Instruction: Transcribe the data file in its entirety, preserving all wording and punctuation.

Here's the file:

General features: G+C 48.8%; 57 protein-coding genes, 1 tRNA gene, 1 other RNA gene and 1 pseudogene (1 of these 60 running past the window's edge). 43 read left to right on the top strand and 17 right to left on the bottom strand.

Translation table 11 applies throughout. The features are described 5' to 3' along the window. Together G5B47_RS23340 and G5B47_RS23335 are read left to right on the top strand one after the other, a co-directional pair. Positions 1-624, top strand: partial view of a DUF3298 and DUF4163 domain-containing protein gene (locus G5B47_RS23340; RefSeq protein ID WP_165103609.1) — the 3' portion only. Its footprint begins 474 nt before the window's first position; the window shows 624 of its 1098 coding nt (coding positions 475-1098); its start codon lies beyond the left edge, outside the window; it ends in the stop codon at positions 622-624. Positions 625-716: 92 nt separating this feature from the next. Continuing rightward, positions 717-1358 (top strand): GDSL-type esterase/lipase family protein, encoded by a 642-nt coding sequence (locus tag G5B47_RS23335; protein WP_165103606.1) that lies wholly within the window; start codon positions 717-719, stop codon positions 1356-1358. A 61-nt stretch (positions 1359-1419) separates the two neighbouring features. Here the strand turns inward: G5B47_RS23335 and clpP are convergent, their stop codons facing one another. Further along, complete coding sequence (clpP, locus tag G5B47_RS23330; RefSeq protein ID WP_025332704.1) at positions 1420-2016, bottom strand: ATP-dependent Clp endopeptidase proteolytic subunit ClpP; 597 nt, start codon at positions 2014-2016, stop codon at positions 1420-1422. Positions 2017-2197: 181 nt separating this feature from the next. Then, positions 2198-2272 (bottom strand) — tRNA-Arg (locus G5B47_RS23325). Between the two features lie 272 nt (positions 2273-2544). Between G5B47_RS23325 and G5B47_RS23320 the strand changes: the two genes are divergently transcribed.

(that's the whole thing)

General features: G+C 48.8%; 57 protein-coding genes, 1 tRNA gene, 1 other RNA gene and 1 pseudogene (1 of these 60 running past the window's edge). 43 read left to right on the top strand and 17 right to left on the bottom strand.

Translation table 11 applies throughout. The features are described 5' to 3' along the window. Together G5B47_RS23340 and G5B47_RS23335 are read left to right on the top strand one after the other, a co-directional pair. Positions 1-624, top strand: partial view of a DUF3298 and DUF4163 domain-containing protein gene (locus G5B47_RS23340; RefSeq protein ID WP_165103609.1) — the 3' portion only. Its footprint begins 474 nt before the window's first position; the window shows 624 of its 1098 coding nt (coding positions 475-1098); its start codon lies beyond the left edge, outside the window; it ends in the stop codon at positions 622-624. Positions 625-716: 92 nt separating this feature from the next. Continuing rightward, positions 717-1358 (top strand): GDSL-type esterase/lipase family protein, encoded by a 642-nt coding sequence (locus tag G5B47_RS23335; protein WP_165103606.1) that lies wholly within the window; start codon positions 717-719, stop codon positions 1356-1358. A 61-nt stretch (positions 1359-1419) separates the two neighbouring features. Here the strand turns inward: G5B47_RS23335 and clpP are convergent, their stop codons facing one another. Further along, complete coding sequence (clpP, locus tag G5B47_RS23330; RefSeq protein ID WP_025332704.1) at positions 1420-2016, bottom strand: ATP-dependent Clp endopeptidase proteolytic subunit ClpP; 597 nt, start codon at positions 2014-2016, stop codon at positions 1420-1422. Positions 2017-2197: 181 nt separating this feature from the next. Then, positions 2198-2272 (bottom strand) — tRNA-Arg (locus G5B47_RS23325). Between the two features lie 272 nt (positions 2273-2544). Between G5B47_RS23325 and G5B47_RS23320 the strand changes: the two genes are divergently transcribed.